JEFFERSON | It’s one thing to say that running back Nick Chubb will bring both power and speed to Georgia’s backfield for the next few years.
It’s another to see those attributes on display this week at the Georgia Olympics at Jefferson’s Memorial Stadium.
Chubb won the Class AAAA shot put Thursday afternoon on his final throw of 55 feet.
“It shows I’m truly balanced,” said Chubb, who graduates from Cedartown High School on June 1 and will report to Athens the next day. “I can do it all. I’m an athlete. I can run and I can throw. … I’m truly blessed. I worked very hard to get this.”
The 5-foot-11, 226-pound Chubb will show off his motor today after qualifying in the 100- and 200-meter dashes and the 4×100 meter relay.
“I’m planning to medal, place in everything I do — top three in everything hopefully,” he said.
He ran a 10.69 in the sectionals in the 100 and is seeded second.
Chubb is part of a 1-2 tailback punch the Bulldogs signed along with the five-star rated Sony Michel, out of Plantation, Fla.
Chubb rushed for 2,690 yards and 41 touchdowns as a senior last fall and set a GACA state power clean record with a lift of 395 pounds this winter.
“I didn’t really felt like I won anything because I do that stuff every day,” Chubb said. “It’s better competition out here.”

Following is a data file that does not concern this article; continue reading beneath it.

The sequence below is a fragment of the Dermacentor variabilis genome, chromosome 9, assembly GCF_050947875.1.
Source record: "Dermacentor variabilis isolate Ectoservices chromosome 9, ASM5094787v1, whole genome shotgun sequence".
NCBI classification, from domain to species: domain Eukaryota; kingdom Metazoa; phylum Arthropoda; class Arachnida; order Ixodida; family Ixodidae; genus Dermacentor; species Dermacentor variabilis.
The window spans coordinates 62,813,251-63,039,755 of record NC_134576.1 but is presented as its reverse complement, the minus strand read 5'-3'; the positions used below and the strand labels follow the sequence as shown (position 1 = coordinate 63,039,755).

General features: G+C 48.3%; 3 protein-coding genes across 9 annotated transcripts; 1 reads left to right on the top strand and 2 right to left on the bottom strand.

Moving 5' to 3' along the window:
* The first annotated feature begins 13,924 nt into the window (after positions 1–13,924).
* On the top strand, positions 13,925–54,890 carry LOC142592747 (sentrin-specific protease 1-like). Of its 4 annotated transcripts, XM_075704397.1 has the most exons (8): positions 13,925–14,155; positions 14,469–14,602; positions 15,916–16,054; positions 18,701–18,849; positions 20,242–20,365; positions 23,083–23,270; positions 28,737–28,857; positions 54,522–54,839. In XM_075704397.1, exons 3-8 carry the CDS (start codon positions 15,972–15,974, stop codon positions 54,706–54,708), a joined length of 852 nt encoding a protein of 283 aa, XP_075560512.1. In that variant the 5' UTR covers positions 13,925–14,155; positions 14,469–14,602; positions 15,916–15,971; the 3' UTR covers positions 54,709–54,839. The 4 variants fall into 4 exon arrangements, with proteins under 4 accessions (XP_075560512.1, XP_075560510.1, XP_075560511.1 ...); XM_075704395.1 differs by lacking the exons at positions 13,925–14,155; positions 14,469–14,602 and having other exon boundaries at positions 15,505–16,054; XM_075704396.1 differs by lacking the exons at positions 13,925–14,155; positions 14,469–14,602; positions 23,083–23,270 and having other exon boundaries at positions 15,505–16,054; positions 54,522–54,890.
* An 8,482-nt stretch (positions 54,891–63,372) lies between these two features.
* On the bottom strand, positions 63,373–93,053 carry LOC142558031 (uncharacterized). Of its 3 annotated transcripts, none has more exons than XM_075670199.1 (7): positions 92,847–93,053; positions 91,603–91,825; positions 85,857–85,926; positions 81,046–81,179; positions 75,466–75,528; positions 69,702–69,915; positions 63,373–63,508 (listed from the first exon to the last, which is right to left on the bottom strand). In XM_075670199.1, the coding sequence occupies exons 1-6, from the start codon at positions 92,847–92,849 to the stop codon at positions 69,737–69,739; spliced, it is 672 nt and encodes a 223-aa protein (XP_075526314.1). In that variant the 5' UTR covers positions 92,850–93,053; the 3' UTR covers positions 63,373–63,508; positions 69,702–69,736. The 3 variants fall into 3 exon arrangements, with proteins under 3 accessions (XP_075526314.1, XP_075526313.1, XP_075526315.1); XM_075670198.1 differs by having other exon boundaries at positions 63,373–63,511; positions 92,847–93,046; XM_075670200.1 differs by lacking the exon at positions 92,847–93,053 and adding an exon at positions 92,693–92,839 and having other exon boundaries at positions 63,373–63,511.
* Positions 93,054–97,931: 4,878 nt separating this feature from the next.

After Chubb’s final throw put him ahead and he ended up winning, Cedartown track coach Mike Worthington joked with him: “What are you trying to do? Give me a heart attack?”
Worthington is pointing Chubb toward shot put and 100-meter titles.
He wants Chubb to match former Cincinnati Bengal running back Larry Kinnebrew from East Rome who won state titles in the 100-yard dash and shot put in the late 1970s.
After his shot put win, Chubb said: “I really don’t know the feeling. I’ve never had this feeling before. I never won anything, but it feels good to be a champion finally. I look forward to more championships.”
Chubb qualified in the long jump last year, but figured he had a better chance to win at shot put.
Competing at the same time Thursday in the Class AAA shot put was Georgia tight end signee Hunter Atkinson from West Hall. He finished fourth with a throw of 49-2 ½ inches.
Reese Hoffa, the former Georgia thrower who won the 2012 Olympic bronze medal in the shot put and who still trains in Athens, was watching the AAA competition because his wife is the throws coach at Oconee County.
“It doesn’t surprise me,” Hoffa said of Chubb’s prowess in the shot put and sprints. “Being just a great athlete, you’re going to be able to do things incredible and I guess throwing the shot put and sprinting is no different.”
Chubb woudn’t mind putting on a few more pounds before August practices.
“As long as I keep my speed,” he said.
Even in a crowded backfield, Chubb will enter his freshman season trying to earn his spot.
“I’m self-driven,” he said. “I’m motivated. I’m ready.”
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